Knowing Slovenia's diverse history (Austrian and Italian influences along with its Slavic history), the musical culture there must be equally diverse. Marko explains. 'In general, the musical orientation is pretty much like in Austria or Switzerland. I would say that more than 40% of the people are listening to 'country' oriented music. It has nothing to do with American country music as such, it is actually some kind of polka music with very stupid lyrics. In German oriented countries, that kind of music is known as Oberkrainer. The founder of Oberkrainer music is a Slovene musician Slavko Avsenik, who has sold around 100 million copies in Europe.'

Continuing on this track, I asked Marko about the local scene in the capital of Ljubljana. 'Well, we have a couple of rock clubs (300-400 people), a jazz club, and a so called 'Alternative City' which is a small area in the center of Ljubljana, where alternative and underground artists have their workshops and two small clubs for gigs. In Ljubljana there is a whole range of music genres that bands are playing, from rock, alternative, folk, ethno, jazz, pop, and dance. But since the media is mostly familiar with pop and dance music it is very hard for other genres to be presented properly.'

'Zadnja Molitev' ('Last Prayer') is Requiem's fourth and latest album. Ten years have passed since the debut, and many changes had occurred during that time. In some cases, it was more hard work than fun. 'There was a huge difference between the first and latest album' says Marko. 'Ten years ago I didn't know anything about recording, the songs were very raw, the production was very basic, and it was more like going on a roller coaster ride for the first time rather than pure fun. Later on with the next record, after writing skills and arrangements had improved, everything was much easier and it was more fun, but there occurred a new problem - this time with production. The person who was in charge went through a period of experimentation in sound engineering (unfortunately we didn't know that at the time) and the songs lost their original energy and power. Everything sounded very cold and synthetic.'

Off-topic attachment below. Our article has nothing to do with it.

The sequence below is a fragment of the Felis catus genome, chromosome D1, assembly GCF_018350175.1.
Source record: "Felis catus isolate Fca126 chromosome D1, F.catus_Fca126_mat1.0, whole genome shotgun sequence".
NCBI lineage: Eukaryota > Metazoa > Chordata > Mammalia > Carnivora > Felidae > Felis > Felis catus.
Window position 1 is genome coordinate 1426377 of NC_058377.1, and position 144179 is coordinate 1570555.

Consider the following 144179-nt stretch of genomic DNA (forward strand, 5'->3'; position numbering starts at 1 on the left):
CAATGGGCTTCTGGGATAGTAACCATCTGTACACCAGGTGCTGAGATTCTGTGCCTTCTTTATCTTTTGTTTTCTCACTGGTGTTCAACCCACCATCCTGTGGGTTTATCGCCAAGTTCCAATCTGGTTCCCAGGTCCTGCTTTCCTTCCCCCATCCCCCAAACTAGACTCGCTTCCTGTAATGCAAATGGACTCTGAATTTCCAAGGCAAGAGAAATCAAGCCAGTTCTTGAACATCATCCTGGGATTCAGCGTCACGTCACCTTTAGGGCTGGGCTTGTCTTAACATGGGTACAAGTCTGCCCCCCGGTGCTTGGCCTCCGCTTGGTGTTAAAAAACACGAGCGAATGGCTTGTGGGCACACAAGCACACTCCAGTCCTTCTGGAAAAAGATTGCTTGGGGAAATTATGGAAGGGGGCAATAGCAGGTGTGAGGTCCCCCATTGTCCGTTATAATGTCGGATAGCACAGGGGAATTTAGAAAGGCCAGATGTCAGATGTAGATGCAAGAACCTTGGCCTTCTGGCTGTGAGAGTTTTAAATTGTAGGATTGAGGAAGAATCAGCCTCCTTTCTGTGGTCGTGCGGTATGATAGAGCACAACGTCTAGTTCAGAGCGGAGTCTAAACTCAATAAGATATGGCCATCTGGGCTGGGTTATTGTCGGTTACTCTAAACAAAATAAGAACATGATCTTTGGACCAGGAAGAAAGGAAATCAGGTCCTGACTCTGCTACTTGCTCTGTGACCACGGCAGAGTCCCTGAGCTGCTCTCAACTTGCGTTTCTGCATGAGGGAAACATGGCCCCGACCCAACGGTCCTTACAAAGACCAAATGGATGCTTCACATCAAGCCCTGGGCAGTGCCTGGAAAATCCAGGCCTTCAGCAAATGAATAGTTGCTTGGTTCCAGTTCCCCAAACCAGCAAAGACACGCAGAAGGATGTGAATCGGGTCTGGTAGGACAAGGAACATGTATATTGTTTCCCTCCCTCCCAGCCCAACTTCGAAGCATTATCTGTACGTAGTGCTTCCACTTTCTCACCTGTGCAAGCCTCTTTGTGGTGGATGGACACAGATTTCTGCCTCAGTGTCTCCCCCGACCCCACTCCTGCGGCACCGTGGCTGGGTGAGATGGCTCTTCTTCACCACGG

'You must know that there are no quality producers and sound engineers for hard rock/ heavy metal in Slovenia and I was forced to do everything alone on the third album. Interesting thing in Slovenia is that the financial budget for recording an album is very small. Recording, mastering and editing costs are about $US 2000! Compared to production costs abroad it is ridiculous. For that kind of budget, I think we did a good job and I only hope that we will sign a record deal outside Slovenia and work with real professionals abroad. We have a deal that is only valid in Slovenia. For anywhere else we are free to sign with any record label.'

As a recorded piece of work, 'Zadnja Molitev' demonstrates what can be done on a smaller budget, a sign that the band has progressed significantly enough from those early days to sounding so much better than the current resources afforded to them. 'Actually I must say that the recording of 'Last Prayer' was a dream come true for me regarding the new members especially Sergej, who brought fresh ideas, new energy and a great voice to Requiem. It was a thrill, to work with him and everything that I had in my head was possible to put onto the record. Of course Sergej has much more to offer, considering this album was his first recording experience, so I believe that next album will be even better.'